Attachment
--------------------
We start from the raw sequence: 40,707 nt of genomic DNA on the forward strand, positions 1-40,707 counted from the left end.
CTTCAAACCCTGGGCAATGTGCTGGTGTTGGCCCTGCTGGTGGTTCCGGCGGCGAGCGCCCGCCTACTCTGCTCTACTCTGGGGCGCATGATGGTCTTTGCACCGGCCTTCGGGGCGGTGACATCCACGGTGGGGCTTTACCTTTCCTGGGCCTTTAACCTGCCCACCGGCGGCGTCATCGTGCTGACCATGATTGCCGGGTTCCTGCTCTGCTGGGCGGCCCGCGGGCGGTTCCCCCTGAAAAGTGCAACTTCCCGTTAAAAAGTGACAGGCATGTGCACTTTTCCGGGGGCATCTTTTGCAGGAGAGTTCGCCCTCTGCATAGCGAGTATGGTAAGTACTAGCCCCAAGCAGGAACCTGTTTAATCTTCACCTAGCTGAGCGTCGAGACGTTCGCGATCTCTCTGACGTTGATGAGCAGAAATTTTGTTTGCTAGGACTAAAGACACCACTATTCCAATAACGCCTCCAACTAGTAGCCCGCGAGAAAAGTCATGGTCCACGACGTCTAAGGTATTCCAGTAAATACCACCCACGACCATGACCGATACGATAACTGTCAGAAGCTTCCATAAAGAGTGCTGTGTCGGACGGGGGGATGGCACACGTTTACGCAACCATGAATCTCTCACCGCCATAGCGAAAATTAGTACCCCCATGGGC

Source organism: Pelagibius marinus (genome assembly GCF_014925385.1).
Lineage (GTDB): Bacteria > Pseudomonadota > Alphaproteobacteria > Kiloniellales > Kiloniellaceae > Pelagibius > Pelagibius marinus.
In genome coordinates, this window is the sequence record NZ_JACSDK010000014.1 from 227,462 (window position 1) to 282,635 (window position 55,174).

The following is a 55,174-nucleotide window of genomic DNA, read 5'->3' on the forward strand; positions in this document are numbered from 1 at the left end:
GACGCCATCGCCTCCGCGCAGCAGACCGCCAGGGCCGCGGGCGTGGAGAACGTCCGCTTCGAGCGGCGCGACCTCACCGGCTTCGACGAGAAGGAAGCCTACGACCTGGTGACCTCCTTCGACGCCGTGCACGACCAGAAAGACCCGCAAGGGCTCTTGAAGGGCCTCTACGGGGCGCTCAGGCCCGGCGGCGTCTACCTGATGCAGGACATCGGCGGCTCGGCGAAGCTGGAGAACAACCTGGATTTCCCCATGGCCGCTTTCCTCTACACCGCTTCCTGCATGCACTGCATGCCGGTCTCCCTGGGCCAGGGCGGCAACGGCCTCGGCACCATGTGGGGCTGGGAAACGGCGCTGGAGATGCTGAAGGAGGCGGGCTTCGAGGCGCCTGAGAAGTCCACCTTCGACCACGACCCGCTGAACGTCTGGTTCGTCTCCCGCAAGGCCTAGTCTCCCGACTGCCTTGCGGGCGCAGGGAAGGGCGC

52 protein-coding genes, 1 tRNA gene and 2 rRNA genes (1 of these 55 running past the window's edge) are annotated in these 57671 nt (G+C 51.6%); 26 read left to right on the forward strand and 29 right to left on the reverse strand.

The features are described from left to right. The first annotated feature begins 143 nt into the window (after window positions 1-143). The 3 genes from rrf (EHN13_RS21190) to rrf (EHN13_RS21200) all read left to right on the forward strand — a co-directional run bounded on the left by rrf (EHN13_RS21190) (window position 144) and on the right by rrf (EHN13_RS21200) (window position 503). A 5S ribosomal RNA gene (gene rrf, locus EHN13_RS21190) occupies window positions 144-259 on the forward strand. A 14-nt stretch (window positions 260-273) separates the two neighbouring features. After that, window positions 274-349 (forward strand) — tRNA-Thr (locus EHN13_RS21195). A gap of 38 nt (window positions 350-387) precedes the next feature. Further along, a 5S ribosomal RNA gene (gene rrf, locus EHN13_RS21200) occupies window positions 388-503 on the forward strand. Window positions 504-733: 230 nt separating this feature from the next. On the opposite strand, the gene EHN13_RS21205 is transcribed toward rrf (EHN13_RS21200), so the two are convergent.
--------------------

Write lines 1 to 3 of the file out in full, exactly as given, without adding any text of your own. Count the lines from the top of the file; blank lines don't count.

We start from the raw sequence: 40,707 nt of genomic DNA on the forward strand, positions 1-40,707 counted from the left end.
CTTCAAACCCTGGGCAATGTGCTGGTGTTGGCCCTGCTGGTGGTTCCGGCGGCGAGCGCCCGCCTACTCTGCTCTACTCTGGGGCGCATGATGGTCTTTGCACCGGCCTTCGGGGCGGTGACATCCACGGTGGGGCTTTACCTTTCCTGGGCCTTTAACCTGCCCACCGGCGGCGTCATCGTGCTGACCATGATTGCCGGGTTCCTGCTCTGCTGGGCGGCCCGCGGGCGGTTCCCCCTGAAAAGTGCAACTTCCCGTTAAAAAGTGACAGGCATGTGCACTTTTCCGGGGGCATCTTTTGCAGGAGAGTTCGCCCTCTGCATAGCGAGTATGGTAAGTACTAGCCCCAAGCAGGAACCTGTTTAATCTTCACCTAGCTGAGCGTCGAGACGTTCGCGATCTCTCTGACGTTGATGAGCAGAAATTTTGTTTGCTAGGACTAAAGACACCACTATTCCAATAACGCCTCCAACTAGTAGCCCGCGAGAAAAGTCATGGTCCACGACGTCTAAGGTATTCCAGTAAATACCACCCACGACCATGACCGATACGATAACTGTCAGAAGCTTCCATAAAGAGTGCTGTGTCGGACGGGGGGATGGCACACGTTTACGCAACCATGAATCTCTCACCGCCATAGCGAAAATTAGTACCCCCATGGGC

Source organism: Pelagibius marinus (genome assembly GCF_014925385.1).